Who thinks we need more information? Who goes to his wife and says, “Honey, we’re out of information!”? And how many people go to see psychiatrists and report that they didn’t get enough information as a child?

When the Information Revolution of the ’90s began, it was believed that growth rates would speed up because people would have access – almost unlimited access – to information.

Well, that was the thinking 20 years ago. And what happened? Have growth rates gone up since then?

When the new century began, the economy had been running at about 4% GDP growth for the previous 18 quarters – that is, for more than four years.

Now, it’s chugging along at about 2%. And even that is very questionable, because they changed the way they calculate inflation, so the real rate of growth might be lower… or even negative.

The economy didn’t speed up. It stalled.

Growth rates began falling in the ’70s. The Information Revolution didn’t reverse the trend.

And now, GDP growth is at half the level of the ’60s and ’70s, despite the biggest breakthroughs in communication technology in history.

 

 

Another Failure

The other thing that didn’t happen was that capital didn’t become more productive. Remember, the idea was that information and computer technology would reduce the need for capital.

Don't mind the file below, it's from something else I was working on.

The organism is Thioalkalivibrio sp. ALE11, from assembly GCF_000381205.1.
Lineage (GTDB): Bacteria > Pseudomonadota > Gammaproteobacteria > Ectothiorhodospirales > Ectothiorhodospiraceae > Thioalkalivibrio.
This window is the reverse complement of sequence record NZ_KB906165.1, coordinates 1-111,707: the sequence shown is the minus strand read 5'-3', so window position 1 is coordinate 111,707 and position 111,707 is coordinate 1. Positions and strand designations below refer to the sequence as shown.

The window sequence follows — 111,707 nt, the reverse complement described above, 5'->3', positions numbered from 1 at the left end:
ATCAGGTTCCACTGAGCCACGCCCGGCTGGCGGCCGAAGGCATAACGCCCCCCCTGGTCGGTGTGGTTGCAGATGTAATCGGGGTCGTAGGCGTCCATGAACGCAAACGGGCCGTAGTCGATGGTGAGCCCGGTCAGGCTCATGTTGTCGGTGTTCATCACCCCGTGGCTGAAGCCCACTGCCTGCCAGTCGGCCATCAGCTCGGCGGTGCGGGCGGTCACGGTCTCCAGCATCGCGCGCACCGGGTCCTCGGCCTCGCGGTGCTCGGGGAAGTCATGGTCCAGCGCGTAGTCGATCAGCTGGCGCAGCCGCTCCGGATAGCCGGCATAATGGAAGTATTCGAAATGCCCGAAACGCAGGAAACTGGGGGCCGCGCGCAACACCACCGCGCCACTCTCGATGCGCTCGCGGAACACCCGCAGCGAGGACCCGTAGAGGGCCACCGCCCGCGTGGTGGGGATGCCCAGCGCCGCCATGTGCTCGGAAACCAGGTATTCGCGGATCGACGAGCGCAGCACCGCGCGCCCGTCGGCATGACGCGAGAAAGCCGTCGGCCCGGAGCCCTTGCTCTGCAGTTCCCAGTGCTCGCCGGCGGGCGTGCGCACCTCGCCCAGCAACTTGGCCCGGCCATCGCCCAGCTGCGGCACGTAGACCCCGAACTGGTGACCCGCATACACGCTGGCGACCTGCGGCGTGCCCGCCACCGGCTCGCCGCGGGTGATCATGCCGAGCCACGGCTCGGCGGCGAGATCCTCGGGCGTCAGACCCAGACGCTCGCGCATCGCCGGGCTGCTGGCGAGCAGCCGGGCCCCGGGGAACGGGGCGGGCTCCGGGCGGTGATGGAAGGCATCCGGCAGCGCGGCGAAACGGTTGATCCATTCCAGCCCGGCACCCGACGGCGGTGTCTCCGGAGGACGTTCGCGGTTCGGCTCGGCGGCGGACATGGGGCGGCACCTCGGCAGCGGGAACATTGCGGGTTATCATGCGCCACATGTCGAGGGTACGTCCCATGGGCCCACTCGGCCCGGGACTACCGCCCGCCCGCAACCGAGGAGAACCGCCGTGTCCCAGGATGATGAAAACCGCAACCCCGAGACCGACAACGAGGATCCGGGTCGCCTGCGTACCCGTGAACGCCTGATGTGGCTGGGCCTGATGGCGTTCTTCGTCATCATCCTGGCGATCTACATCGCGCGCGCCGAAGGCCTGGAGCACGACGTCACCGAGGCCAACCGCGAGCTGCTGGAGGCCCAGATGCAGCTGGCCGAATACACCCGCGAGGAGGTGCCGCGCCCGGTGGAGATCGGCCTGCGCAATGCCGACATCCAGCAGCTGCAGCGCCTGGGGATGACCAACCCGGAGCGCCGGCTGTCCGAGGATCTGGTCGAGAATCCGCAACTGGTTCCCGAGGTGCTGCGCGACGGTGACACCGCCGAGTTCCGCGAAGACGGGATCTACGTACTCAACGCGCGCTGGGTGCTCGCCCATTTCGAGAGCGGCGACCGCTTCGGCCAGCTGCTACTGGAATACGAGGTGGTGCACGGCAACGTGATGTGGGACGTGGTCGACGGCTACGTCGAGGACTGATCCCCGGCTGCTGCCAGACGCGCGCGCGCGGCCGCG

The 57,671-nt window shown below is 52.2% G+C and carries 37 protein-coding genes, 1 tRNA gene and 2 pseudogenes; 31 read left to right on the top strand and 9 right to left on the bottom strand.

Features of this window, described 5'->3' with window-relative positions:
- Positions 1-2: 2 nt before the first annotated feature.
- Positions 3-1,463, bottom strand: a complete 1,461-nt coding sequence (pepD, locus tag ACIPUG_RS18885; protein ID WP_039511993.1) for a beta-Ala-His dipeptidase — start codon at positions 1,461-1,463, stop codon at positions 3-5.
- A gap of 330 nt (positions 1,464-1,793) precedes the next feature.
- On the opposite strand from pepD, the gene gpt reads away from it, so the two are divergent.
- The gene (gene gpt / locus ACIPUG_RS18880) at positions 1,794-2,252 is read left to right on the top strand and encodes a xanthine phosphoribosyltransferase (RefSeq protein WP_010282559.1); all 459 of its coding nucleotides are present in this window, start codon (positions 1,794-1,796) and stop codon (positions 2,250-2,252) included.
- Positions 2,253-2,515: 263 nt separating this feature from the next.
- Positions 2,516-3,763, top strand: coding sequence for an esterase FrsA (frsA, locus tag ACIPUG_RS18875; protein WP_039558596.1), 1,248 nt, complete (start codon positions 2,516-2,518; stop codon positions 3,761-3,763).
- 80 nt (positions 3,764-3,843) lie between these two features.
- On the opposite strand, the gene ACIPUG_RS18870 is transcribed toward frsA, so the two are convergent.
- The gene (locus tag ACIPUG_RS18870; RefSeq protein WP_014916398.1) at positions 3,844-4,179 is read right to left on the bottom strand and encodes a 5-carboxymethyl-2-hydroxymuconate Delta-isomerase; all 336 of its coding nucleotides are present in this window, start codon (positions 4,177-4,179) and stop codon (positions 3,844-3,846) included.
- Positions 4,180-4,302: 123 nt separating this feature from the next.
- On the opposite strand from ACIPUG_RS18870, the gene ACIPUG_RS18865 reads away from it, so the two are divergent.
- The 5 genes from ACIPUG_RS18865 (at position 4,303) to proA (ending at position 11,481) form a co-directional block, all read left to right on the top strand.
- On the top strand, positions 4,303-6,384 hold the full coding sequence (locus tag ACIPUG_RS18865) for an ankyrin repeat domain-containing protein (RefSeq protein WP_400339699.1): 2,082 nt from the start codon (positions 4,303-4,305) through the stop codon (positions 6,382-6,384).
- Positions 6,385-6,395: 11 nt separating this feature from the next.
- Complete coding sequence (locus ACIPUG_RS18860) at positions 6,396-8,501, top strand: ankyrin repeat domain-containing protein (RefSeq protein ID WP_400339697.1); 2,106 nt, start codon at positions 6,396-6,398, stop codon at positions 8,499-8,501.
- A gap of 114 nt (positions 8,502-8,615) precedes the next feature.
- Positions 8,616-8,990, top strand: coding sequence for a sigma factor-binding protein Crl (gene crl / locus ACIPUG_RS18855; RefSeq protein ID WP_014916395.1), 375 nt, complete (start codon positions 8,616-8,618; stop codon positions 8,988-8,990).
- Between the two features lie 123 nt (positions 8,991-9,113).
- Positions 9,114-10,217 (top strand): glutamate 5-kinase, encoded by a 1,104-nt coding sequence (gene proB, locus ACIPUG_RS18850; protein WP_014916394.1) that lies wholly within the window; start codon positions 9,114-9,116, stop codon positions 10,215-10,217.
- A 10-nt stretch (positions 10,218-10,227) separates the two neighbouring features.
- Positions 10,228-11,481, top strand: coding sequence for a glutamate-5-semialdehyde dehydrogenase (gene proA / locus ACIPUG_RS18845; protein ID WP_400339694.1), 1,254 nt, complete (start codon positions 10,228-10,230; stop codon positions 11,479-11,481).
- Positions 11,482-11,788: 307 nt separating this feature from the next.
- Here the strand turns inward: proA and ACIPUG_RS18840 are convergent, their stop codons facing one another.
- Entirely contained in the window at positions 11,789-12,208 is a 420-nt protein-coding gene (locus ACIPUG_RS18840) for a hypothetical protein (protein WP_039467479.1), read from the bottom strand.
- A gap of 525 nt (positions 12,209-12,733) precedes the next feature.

Capital – savings – would be much more efficient. Instead of needing $100 million to launch a new business, you might only need $50 million. So you could launch twice as many new businesses with the same amount of money.

That’s twice as many new products… twice as much output… and twice as much progress.

Did that happen? Nope. Not at all.

The number of new businesses should have doubled. Instead, it fell. New business start-ups, from the ’90s to today, got cut in half (approximately).

And capital didn’t become more efficient, either. The Fed has added $3.8 trillion in ersatz capital to the economy since 2009, and it produced the weakest recovery in history.

What conclusion can we draw from this?

Well, flooding the market with information did no more good than flooding it with money. Just as money is only good when it is real – and earned – information is only useful when it is real… and learned. Otherwise, every bit of it must be examined, sorted, and disposed of.